The Pros and Cons of Wireless Internet Service Providers

The age of 4G is upon us and it’s time to talk Wireless Internet Service Providers or WISPs. The term 4G refers to the fourth generation of wireless technology and sets its standard for data transfer at a mind-boggling 100 Megabits per second.

And while the 4G revolution is already a fait accompli in our major urban centers – San Francisco CLEAR 4G? check, Boston CLEAR 4G? check, Dallas CLEAR 4G? check – the 4G revolution has not yet spread to the more humble hamlets of the homeland… yet. However, anticipating that it soon will, (a prediction about as safe as claiming that water runs downhill or that the Detroit Lions will have another losing season), this article presents some tips you may find useful.

Why Go With a WISP?

First, don’t confuse a wireless internet service provider with a wireless home network just because they both have the word ‘wireless’ in them. A WISP is also known as mobile broadband, which, as the term ‘mobile’ denotes, means you can still stay connected at high speeds beyond your castle’s walls. A wireless home network, on the other hand, has boundaries that only allow you to connect to the internet within a certain distance from your router.

So what are the advantages of going with a WISP? Well, the first is some major mobility. Unlike real estate where it’s all about location, location, location, a good wireless service provider gives you ‘location obliteration’ – the power to plug yourself in from wherever your ‘sniffer,’ the software your WISP gives you to locate and access a hot spot, can detect a sufficiently strong signal.

Secondly, the increase in speed means you no longer have to confine yourself to merely emailing or texting – you can send and receive larger files just as easily. For example, say you want to sit in a tree in a city park while sharing the calls of the local songbirds you’re hearing with a fellow ornithologist up a tree 3000 miles away. Unless there’s an anti-tree climbing ordinance in your area, such things are now possible. Also, with wireless internet providers increasingly offering nationwide coverage, it is becoming more and more possible for entire flocks of ornithologists to climb trees and share songbird calls in real time, especially with those mind-blowing 4G download speeds.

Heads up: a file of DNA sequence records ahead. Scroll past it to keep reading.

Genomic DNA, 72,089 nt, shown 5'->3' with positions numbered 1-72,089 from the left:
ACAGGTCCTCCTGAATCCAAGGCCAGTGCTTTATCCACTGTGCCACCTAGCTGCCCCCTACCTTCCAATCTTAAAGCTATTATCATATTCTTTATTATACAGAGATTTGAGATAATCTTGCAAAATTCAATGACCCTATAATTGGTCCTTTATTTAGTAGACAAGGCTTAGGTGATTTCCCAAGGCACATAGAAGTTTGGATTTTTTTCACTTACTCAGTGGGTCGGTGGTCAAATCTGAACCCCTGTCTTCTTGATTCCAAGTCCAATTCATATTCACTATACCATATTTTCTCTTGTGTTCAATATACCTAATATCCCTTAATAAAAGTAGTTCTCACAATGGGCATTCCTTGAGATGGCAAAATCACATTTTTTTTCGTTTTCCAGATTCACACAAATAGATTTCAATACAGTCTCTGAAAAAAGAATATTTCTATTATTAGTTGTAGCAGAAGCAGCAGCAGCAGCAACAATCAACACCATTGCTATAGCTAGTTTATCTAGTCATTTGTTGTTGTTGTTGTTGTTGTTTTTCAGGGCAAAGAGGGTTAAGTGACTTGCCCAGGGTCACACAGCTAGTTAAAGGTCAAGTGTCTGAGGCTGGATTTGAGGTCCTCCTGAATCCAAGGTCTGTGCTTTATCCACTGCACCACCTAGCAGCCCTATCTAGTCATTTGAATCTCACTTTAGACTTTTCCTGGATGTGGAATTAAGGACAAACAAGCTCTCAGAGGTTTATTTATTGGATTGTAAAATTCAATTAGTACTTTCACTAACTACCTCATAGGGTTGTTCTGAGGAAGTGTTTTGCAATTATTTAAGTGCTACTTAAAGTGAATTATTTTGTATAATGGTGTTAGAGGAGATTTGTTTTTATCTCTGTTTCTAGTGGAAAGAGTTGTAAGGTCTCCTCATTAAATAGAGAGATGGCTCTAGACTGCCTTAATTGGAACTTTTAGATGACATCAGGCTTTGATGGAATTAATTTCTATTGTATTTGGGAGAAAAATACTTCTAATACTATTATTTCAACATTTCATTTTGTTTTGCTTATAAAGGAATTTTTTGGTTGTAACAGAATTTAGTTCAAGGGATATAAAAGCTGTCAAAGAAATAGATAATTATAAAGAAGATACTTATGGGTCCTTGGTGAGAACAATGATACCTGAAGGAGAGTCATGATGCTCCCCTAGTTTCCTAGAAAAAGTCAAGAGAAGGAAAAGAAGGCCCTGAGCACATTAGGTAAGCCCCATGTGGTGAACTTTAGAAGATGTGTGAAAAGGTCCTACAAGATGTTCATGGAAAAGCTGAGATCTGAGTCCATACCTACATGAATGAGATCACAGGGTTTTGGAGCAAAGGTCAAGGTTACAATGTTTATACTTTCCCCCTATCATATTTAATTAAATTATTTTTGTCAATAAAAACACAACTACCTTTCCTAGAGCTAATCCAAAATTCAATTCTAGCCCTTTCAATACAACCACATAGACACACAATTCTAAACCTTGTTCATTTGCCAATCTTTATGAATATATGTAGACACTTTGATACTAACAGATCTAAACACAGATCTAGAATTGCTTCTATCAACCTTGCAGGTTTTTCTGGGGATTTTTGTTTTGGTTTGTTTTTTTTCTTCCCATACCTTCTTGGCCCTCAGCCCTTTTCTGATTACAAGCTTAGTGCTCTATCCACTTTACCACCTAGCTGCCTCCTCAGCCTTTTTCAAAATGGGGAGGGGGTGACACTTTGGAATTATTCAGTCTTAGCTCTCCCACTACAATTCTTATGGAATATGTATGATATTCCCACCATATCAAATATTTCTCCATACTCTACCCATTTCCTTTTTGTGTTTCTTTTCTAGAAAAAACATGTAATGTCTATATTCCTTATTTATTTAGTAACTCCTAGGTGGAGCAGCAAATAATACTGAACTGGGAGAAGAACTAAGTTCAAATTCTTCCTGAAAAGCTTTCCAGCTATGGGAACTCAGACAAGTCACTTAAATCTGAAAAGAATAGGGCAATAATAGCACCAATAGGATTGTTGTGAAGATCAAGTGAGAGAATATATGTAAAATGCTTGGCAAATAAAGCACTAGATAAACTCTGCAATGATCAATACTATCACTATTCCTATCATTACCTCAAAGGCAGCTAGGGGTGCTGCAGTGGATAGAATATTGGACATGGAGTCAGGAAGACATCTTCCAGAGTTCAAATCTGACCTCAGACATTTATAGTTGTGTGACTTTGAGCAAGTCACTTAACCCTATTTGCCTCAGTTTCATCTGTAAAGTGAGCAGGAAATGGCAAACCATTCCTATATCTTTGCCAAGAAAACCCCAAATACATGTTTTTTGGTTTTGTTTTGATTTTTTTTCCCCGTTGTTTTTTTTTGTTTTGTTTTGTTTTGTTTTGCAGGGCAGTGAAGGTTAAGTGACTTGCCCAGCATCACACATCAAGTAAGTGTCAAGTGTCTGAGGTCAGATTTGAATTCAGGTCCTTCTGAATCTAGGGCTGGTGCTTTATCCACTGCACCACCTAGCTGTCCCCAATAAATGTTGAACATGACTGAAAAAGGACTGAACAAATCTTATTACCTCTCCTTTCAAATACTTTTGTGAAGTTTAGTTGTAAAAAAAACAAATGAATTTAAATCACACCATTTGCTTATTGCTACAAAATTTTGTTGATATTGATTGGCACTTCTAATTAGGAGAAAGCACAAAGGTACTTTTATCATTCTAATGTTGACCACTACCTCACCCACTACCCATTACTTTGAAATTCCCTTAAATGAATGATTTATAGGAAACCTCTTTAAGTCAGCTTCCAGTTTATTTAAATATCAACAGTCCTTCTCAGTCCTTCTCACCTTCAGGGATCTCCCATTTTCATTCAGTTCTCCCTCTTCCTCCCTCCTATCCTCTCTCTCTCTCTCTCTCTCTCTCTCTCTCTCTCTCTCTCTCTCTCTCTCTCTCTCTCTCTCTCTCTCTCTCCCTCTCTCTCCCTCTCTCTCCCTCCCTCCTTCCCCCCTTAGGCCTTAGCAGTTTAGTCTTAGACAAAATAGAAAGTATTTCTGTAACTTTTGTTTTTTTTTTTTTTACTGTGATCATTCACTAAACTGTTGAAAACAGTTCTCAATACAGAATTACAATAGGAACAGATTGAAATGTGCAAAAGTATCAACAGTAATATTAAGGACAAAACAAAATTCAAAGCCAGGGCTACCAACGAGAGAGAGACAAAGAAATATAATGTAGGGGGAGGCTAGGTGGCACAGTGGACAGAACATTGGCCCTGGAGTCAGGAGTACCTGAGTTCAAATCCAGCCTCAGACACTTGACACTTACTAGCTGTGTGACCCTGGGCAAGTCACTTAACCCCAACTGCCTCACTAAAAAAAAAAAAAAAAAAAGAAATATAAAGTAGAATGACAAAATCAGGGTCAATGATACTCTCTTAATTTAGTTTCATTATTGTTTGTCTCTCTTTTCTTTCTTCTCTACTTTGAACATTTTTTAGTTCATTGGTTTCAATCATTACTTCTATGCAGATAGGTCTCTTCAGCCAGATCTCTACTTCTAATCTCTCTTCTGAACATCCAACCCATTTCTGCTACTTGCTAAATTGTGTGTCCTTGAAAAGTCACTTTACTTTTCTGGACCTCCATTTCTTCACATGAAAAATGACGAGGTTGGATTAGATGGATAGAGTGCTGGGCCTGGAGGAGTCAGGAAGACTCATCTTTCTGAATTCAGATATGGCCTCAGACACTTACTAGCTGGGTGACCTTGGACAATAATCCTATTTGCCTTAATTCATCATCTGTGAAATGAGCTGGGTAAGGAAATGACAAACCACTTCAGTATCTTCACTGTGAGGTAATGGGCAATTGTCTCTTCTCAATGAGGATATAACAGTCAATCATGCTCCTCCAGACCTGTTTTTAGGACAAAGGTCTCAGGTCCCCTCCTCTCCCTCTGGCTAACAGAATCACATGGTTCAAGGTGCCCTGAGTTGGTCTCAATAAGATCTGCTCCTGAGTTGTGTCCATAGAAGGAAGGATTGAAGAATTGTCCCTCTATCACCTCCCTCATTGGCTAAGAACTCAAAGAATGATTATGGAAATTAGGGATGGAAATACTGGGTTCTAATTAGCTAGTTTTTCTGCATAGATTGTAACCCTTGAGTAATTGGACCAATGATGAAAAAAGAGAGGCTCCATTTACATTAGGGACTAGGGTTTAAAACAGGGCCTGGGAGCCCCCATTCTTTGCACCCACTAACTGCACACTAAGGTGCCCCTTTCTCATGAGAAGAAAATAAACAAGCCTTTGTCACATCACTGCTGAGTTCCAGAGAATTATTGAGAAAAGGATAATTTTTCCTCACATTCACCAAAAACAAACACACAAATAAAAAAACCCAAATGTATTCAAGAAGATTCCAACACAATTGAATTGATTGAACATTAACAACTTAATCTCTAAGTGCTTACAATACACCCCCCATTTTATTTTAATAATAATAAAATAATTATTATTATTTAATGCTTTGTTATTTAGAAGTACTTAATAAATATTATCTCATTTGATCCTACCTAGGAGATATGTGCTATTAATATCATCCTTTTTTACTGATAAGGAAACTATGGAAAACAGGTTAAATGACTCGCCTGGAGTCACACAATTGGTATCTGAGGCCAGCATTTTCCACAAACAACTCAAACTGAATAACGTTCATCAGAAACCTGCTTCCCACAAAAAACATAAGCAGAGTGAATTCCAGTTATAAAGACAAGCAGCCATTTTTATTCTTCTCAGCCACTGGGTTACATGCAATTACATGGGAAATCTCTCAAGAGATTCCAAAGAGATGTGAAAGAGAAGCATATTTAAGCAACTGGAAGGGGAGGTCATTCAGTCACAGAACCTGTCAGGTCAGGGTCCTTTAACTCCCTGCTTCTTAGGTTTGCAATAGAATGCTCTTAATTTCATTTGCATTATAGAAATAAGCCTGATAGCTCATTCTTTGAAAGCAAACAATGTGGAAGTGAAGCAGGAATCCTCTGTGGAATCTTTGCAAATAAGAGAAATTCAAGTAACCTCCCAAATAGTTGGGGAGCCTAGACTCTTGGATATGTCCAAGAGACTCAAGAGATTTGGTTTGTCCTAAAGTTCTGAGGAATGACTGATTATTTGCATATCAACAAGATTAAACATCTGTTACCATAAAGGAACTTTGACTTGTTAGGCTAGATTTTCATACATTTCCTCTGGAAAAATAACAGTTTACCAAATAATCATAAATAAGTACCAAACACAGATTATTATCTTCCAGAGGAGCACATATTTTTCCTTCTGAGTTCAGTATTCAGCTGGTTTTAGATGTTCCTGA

What’s the Catch?

Okay, so the advantages of upgrading to a 4G wireless internet service provider are obvious – one can power up, plug in, and play along wherever the signal allows – but what are the drawbacks? Well, for one, 4G is still largely limited to major cities. You may be as mobile as an air-conditioned gypsy, but even an air-conditioned gypsy can’t work from inside a dead zone, at least not on the net.

Without a doubt, the extent of the nation’s dead zones will continue to shrink, but since the 4G networks are much like cell phone towers – an expensive infrastructure that often does not reach into low population density areas – the problem of dead zones will persist into the foreseeable future.

Then there’s the issue of security. While improvements have been made in ensuring that your connection is really your connection, it is nevertheless more than a little prudent to invest in a top of the line anti-virus program. You also may want to hold off on any online credit card purchases until you’re sure you have an encrypted connection.

Speaking of money, there may also be an initial investment in new equipment such as a wireless adapter, a device which ensures that your device is compatible with the protocols of your preferred WISP. Finally, an important consideration involves the fee of the service itself. Since WISPs are not charitable organizations, the service for 4G can be expensive to those of us on tight budgets.

Therefore, before deciding on signing up for a WISP, ask yourself these questions:

  • Would working from more than one location with internet in my city increase my efficiency and/or effectiveness? Yes? Go wireless.
  • Do I travel to other big cities a lot for work? If yes, go find a WISP.
  • Do I spend a lot of time in taxis, trains or airports? If yes, go find a WISP.
  • Did I say ‘no’ to all of the above but still enjoy playing lots of games and/or downloading feature films. Yes? Then, no, you do not need a WISP. (A library card maybe, but not a WISP.)
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